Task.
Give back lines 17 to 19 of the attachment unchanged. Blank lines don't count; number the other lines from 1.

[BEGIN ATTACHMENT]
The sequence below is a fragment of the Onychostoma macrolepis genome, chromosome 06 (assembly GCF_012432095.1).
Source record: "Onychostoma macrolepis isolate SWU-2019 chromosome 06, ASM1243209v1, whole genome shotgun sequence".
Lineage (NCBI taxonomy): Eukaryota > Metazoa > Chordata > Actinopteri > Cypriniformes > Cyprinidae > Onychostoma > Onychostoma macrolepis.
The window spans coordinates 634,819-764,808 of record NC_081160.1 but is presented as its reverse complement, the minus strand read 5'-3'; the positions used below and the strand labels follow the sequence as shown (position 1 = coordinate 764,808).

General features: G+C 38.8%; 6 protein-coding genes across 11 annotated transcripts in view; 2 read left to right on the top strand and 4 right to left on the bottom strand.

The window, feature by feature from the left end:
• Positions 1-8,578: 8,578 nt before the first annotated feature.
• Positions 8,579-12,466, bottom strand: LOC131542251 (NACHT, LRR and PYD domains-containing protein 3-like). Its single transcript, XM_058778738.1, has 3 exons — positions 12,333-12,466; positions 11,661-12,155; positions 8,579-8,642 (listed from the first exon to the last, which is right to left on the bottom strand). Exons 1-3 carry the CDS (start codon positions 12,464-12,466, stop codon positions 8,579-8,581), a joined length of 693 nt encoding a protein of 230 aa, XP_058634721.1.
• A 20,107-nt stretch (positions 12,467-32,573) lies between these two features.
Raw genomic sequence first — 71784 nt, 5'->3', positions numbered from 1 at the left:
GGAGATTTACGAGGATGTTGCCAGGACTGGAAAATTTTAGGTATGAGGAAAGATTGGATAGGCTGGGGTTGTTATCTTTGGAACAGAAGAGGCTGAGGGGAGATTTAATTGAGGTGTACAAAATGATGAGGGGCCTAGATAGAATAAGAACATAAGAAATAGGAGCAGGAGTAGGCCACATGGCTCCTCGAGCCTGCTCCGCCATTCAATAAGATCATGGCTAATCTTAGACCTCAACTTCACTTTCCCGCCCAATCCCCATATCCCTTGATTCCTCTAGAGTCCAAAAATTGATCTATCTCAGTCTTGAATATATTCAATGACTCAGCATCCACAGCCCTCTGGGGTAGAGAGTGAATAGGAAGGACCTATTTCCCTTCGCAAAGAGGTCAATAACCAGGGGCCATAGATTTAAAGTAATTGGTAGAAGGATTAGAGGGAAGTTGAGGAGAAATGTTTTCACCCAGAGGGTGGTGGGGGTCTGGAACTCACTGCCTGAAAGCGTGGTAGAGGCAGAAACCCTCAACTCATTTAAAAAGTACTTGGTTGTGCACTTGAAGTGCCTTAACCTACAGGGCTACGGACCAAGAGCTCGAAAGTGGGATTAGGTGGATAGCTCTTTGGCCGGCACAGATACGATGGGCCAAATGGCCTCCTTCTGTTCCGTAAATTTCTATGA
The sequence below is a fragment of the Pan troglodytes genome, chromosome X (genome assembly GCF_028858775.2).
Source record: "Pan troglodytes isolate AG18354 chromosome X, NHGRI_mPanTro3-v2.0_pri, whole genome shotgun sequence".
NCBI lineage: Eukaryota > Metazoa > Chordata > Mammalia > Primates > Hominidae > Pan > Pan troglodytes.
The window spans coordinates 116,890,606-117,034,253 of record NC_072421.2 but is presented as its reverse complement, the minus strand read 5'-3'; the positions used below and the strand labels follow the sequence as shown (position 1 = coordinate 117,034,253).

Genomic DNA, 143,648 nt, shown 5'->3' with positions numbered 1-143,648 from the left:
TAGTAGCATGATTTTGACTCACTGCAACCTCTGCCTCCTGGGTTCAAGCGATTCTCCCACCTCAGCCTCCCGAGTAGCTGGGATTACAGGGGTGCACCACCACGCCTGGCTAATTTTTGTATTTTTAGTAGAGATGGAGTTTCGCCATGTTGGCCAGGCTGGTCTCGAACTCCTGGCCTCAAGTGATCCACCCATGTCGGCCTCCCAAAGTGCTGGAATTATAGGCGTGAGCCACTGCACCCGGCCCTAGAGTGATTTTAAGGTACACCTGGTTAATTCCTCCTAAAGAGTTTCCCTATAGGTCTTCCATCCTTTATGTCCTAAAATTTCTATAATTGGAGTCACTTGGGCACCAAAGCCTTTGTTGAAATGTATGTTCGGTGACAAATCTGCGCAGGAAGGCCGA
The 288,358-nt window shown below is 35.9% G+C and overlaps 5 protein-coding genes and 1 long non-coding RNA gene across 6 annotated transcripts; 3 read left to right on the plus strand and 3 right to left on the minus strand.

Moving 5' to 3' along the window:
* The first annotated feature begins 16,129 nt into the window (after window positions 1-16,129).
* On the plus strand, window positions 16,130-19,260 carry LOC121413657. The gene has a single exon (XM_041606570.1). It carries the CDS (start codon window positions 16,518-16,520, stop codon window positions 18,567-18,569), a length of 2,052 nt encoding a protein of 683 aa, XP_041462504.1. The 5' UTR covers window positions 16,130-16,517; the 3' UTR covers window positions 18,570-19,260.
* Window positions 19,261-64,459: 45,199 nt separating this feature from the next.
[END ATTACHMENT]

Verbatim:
TAGTAGCATGATTTTGACTCACTGCAACCTCTGCCTCCTGGGTTCAAGCGATTCTCCCACCTCAGCCTCCCGAGTAGCTGGGATTACAGGGGTGCACCACCACGCCTGGCTAATTTTTGTATTTTTAGTAGAGATGGAGTTTCGCCATGTTGGCCAGGCTGGTCTCGAACTCCTGGCCTCAAGTGATCCACCCATGTCGGCCTCCCAAAGTGCTGGAATTATAGGCGTGAGCCACTGCACCCGGCCCTAGAGTGATTTTAAGGTACACCTGGTTAATTCCTCCTAAAGAGTTTCCCTATAGGTCTTCCATCCTTTATGTCCTAAAATTTCTATAATTGGAGTCACTTGGGCACCAAAGCCTTTGTTGAAATGTATGTTCGGTGACAAATCTGCGCAGGAAGGCCGA
The 288,358-nt window shown below is 35.9% G+C and overlaps 5 protein-coding genes and 1 long non-coding RNA gene across 6 annotated transcripts; 3 read left to right on the plus strand and 3 right to left on the minus strand.

Moving 5' to 3' along the window: